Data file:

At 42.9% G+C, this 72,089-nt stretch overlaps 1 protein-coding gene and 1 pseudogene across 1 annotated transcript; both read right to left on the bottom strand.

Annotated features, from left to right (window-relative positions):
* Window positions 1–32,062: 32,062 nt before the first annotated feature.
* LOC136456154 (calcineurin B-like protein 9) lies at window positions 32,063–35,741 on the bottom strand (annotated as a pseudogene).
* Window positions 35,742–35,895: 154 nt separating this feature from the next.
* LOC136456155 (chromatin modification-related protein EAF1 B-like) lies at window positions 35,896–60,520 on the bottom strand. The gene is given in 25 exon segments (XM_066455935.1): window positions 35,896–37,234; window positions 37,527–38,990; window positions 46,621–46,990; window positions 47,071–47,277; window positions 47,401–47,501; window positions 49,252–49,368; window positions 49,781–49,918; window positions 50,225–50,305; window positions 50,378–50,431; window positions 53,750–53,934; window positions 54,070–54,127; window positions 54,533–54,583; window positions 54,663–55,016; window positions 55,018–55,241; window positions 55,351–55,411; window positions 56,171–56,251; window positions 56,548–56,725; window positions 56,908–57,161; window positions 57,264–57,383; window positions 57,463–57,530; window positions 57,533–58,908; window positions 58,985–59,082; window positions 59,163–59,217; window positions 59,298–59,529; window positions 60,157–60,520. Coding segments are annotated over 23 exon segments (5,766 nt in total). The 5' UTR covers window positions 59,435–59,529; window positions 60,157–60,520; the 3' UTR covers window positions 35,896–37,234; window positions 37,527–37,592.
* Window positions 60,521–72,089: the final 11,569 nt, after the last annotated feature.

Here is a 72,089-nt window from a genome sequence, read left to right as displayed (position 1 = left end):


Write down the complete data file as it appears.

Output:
At 42.9% G+C, this 72,089-nt stretch overlaps 1 protein-coding gene and 1 pseudogene across 1 annotated transcript; both read right to left on the bottom strand.

Annotated features, from left to right (window-relative positions):
* Window positions 1–32,062: 32,062 nt before the first annotated feature.
* LOC136456154 (calcineurin B-like protein 9) lies at window positions 32,063–35,741 on the bottom strand (annotated as a pseudogene).
* Window positions 35,742–35,895: 154 nt separating this feature from the next.
* LOC136456155 (chromatin modification-related protein EAF1 B-like) lies at window positions 35,896–60,520 on the bottom strand. The gene is given in 25 exon segments (XM_066455935.1): window positions 35,896–37,234; window positions 37,527–38,990; window positions 46,621–46,990; window positions 47,071–47,277; window positions 47,401–47,501; window positions 49,252–49,368; window positions 49,781–49,918; window positions 50,225–50,305; window positions 50,378–50,431; window positions 53,750–53,934; window positions 54,070–54,127; window positions 54,533–54,583; window positions 54,663–55,016; window positions 55,018–55,241; window positions 55,351–55,411; window positions 56,171–56,251; window positions 56,548–56,725; window positions 56,908–57,161; window positions 57,264–57,383; window positions 57,463–57,530; window positions 57,533–58,908; window positions 58,985–59,082; window positions 59,163–59,217; window positions 59,298–59,529; window positions 60,157–60,520. Coding segments are annotated over 23 exon segments (5,766 nt in total). The 5' UTR covers window positions 59,435–59,529; window positions 60,157–60,520; the 3' UTR covers window positions 35,896–37,234; window positions 37,527–37,592.
* Window positions 60,521–72,089: the final 11,569 nt, after the last annotated feature.

Here is a 72,089-nt window from a genome sequence, read left to right as displayed (position 1 = left end):